Otitis media (OM) is a major health problem, resulting in substantial health care expenditures. More than 90% of children experience OM. While acute, uncomplicated OM tends to be self-limiting, 10- 20% of children experience persistent, recurrent or chronic disease. The long-lasting forms of this condition produce hearing loss during critical periods of language acquisition and learning, and carry a risk for permanent damage to the middle and inner ear. Current treatments, including prophylactic or repeated antibiotics and surgical interventions, are controversial, underscoring the need for additional therapies. The causes of persistent OM, and why some children progress to persistent or recurrent disease while others experience only one or a few episodes of acute OM, are not clear. However, mechanisms that contribute to other forms of chronic inflammatory diseases have recently been identified. These include mutations or polymorphisms in genes that subserve innate immunity, defects in cellular processes that control infection such as phagocytosis, and dysregulation of cellular and tissue systems that promote recovery from inflammation. Data obtained during the current period of support suggest the involvement of these mechanisms in persistent OM, as well. OM in mice with mutations in several innate immune genes fail to recover normally from OM. Moreover, OM persistence is correlated with changes in the behavior and function of macrophages. Finally, genes encoding pro-recovery monocyte phenotypes, as well as pro-recovery factors and their receptors, are up-regulated during the recovery phase of OM. In this application Drs. Stephen Wasserman, Allen Ryan and Eyal Raz propose a series of integrated experiments employing genetically modified mice to identify cellular and molecular mechanisms that lead to chronic OM, and to explore novel therapies for this condition.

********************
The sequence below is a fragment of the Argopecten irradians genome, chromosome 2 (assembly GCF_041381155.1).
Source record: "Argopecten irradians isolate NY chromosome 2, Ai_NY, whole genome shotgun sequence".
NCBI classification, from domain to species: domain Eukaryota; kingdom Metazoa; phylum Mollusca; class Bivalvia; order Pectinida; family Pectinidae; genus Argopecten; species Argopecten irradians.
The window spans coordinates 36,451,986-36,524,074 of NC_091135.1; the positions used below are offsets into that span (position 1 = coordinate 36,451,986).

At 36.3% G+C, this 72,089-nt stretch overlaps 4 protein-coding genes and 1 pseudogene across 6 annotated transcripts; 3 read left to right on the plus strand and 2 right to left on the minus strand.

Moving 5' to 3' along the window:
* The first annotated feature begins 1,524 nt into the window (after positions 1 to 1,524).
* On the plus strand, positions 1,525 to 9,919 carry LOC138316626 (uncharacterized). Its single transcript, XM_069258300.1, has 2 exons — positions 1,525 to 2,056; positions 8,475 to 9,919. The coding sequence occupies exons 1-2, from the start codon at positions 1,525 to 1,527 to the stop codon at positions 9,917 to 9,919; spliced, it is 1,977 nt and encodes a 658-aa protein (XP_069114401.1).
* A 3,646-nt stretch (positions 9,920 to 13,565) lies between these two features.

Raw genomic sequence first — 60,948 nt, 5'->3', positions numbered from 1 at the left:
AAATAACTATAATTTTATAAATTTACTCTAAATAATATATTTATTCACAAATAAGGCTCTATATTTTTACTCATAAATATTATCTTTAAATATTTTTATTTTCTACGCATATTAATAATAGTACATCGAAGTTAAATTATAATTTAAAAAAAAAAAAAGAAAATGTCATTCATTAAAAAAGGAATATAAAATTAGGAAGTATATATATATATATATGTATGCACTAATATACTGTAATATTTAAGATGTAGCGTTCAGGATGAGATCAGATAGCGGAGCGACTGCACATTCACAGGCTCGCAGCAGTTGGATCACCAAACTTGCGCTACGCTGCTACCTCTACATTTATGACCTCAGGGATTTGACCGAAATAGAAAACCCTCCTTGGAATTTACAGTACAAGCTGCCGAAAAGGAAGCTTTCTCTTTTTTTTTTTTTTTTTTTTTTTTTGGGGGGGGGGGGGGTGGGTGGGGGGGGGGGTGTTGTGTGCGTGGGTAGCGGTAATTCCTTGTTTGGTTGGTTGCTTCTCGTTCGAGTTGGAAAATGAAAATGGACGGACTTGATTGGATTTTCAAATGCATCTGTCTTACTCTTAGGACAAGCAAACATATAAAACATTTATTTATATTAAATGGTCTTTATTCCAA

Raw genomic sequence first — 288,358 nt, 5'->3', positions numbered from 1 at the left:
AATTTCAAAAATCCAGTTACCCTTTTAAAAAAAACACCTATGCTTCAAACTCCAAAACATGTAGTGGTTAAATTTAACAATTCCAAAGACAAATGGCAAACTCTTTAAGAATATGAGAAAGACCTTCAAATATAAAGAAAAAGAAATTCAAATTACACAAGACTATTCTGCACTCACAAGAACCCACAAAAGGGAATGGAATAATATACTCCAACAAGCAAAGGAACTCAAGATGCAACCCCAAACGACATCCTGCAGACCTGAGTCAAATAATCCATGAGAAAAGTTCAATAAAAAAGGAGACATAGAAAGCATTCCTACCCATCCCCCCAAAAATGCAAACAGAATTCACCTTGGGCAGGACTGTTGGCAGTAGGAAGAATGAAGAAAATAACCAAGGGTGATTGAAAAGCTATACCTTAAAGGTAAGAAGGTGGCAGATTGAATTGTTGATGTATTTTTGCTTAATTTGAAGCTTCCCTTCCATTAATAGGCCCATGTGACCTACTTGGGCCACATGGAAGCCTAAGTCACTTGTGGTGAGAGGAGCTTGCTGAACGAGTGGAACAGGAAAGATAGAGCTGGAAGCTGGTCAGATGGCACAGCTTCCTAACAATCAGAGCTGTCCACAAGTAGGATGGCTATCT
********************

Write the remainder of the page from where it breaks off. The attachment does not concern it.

Aim 1 of this application will assess the contributions of innate immune NOD-like receptor (NLR) signaling pathways to OM pathogenesis and recovery.
Aim 2 will investigate the role of different phenotypes of monocyte-derived cells, including macrophages and dendritic cells, in OM.
Aim 3 will elucidate the mechanisms by which recovery from inflammation is regulated in the middle ear (ME), and determine whether pro-recovery factors can ameliorate acute and persistent ME disease. Together these studies will expand our understanding of how OM recovery can fail, and how this failure can be reversed.
Otitis media is the most common disease in young children, accounting for more office visits and surgery than any other childhood condition and costing an estimated five billion dollars. Moreover, chronic and recurrent middle ear disease leads to hearing loss during critical periods of language acquisition and learning, with a risk of language delay and learning difficulties and permanent damage to the middle and inner ear. The proposed research will increase our understanding of otitis media and why it becomes chronic, and will explore new forms of therapy for this condition.
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